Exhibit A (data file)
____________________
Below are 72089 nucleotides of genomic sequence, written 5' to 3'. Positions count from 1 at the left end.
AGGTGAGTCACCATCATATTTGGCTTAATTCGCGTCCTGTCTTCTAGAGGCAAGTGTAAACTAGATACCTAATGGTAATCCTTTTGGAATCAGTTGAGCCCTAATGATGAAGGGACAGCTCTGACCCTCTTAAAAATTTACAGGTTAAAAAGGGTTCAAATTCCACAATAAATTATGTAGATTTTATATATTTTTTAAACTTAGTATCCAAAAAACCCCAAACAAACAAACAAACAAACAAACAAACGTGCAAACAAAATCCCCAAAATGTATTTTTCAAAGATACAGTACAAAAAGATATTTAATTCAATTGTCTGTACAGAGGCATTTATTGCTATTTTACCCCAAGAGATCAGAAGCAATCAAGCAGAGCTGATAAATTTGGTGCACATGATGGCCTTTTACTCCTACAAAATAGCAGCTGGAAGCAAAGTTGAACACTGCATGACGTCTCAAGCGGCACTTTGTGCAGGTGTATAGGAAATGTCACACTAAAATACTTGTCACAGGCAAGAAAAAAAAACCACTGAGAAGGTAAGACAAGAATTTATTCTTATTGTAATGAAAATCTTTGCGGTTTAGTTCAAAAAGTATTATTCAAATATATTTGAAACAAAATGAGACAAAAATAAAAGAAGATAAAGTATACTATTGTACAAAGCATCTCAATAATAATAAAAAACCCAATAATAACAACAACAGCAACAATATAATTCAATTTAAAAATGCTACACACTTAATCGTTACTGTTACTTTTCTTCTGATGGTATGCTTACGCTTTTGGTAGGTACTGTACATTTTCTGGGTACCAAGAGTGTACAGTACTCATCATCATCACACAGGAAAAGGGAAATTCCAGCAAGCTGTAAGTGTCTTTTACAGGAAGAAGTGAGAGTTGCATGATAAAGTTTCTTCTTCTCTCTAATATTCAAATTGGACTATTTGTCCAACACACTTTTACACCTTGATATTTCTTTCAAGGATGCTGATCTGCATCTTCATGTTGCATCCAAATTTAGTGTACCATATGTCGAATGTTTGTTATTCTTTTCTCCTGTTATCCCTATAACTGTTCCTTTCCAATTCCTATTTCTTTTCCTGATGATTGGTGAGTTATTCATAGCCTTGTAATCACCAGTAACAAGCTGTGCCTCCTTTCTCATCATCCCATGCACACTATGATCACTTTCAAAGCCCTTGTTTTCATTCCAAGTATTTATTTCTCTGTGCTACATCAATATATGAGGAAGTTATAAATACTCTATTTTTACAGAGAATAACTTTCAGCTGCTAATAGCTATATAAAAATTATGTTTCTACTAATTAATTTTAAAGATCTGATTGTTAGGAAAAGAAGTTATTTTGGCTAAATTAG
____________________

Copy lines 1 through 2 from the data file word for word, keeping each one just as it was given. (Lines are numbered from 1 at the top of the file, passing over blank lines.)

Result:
Below are 72089 nucleotides of genomic sequence, written 5' to 3'. Positions count from 1 at the left end.
AGGTGAGTCACCATCATATTTGGCTTAATTCGCGTCCTGTCTTCTAGAGGCAAGTGTAAACTAGATACCTAATGGTAATCCTTTTGGAATCAGTTGAGCCCTAATGATGAAGGGACAGCTCTGACCCTCTTAAAAATTTACAGGTTAAAAAGGGTTCAAATTCCACAATAAATTATGTAGATTTTATATATTTTTTAAACTTAGTATCCAAAAAACCCCAAACAAACAAACAAACAAACAAACAAACGTGCAAACAAAATCCCCAAAATGTATTTTTCAAAGATACAGTACAAAAAGATATTTAATTCAATTGTCTGTACAGAGGCATTTATTGCTATTTTACCCCAAGAGATCAGAAGCAATCAAGCAGAGCTGATAAATTTGGTGCACATGATGGCCTTTTACTCCTACAAAATAGCAGCTGGAAGCAAAGTTGAACACTGCATGACGTCTCAAGCGGCACTTTGTGCAGGTGTATAGGAAATGTCACACTAAAATACTTGTCACAGGCAAGAAAAAAAAACCACTGAGAAGGTAAGACAAGAATTTATTCTTATTGTAATGAAAATCTTTGCGGTTTAGTTCAAAAAGTATTATTCAAATATATTTGAAACAAAATGAGACAAAAATAAAAGAAGATAAAGTATACTATTGTACAAAGCATCTCAATAATAATAAAAAACCCAATAATAACAACAACAGCAACAATATAATTCAATTTAAAAATGCTACACACTTAATCGTTACTGTTACTTTTCTTCTGATGGTATGCTTACGCTTTTGGTAGGTACTGTACATTTTCTGGGTACCAAGAGTGTACAGTACTCATCATCATCACACAGGAAAAGGGAAATTCCAGCAAGCTGTAAGTGTCTTTTACAGGAAGAAGTGAGAGTTGCATGATAAAGTTTCTTCTTCTCTCTAATATTCAAATTGGACTATTTGTCCAACACACTTTTACACCTTGATATTTCTTTCAAGGATGCTGATCTGCATCTTCATGTTGCATCCAAATTTAGTGTACCATATGTCGAATGTTTGTTATTCTTTTCTCCTGTTATCCCTATAACTGTTCCTTTCCAATTCCTATTTCTTTTCCTGATGATTGGTGAGTTATTCATAGCCTTGTAATCACCAGTAACAAGCTGTGCCTCCTTTCTCATCATCCCATGCACACTATGATCACTTTCAAAGCCCTTGTTTTCATTCCAAGTATTTATTTCTCTGTGCTACATCAATATATGAGGAAGTTATAAATACTCTATTTTTACAGAGAATAACTTTCAGCTGCTAATAGCTATATAAAAATTATGTTTCTACTAATTAATTTTAAAGATCTGATTGTTAGGAAAAGAAGTTATTTTGGCTAAATTAG